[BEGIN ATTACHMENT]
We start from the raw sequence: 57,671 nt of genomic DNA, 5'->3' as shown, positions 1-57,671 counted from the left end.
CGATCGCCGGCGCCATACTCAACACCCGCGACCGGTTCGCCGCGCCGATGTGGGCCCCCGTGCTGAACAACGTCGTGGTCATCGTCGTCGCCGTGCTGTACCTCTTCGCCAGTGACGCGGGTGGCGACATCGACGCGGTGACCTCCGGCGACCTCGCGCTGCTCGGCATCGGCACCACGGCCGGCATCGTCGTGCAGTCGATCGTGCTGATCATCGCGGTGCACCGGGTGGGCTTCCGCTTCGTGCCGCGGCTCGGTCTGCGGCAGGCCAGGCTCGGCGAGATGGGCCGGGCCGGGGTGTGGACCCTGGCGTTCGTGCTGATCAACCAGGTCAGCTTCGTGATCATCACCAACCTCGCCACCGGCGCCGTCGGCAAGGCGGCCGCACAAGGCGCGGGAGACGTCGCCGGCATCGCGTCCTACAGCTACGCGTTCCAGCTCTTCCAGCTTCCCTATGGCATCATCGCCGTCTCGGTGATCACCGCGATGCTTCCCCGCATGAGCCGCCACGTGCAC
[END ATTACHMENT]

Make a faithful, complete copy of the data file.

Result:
We start from the raw sequence: 57,671 nt of genomic DNA, 5'->3' as shown, positions 1-57,671 counted from the left end.
CGATCGCCGGCGCCATACTCAACACCCGCGACCGGTTCGCCGCGCCGATGTGGGCCCCCGTGCTGAACAACGTCGTGGTCATCGTCGTCGCCGTGCTGTACCTCTTCGCCAGTGACGCGGGTGGCGACATCGACGCGGTGACCTCCGGCGACCTCGCGCTGCTCGGCATCGGCACCACGGCCGGCATCGTCGTGCAGTCGATCGTGCTGATCATCGCGGTGCACCGGGTGGGCTTCCGCTTCGTGCCGCGGCTCGGTCTGCGGCAGGCCAGGCTCGGCGAGATGGGCCGGGCCGGGGTGTGGACCCTGGCGTTCGTGCTGATCAACCAGGTCAGCTTCGTGATCATCACCAACCTCGCCACCGGCGCCGTCGGCAAGGCGGCCGCACAAGGCGCGGGAGACGTCGCCGGCATCGCGTCCTACAGCTACGCGTTCCAGCTCTTCCAGCTTCCCTATGGCATCATCGCCGTCTCGGTGATCACCGCGATGCTTCCCCGCATGAGCCGCCACGTGCAC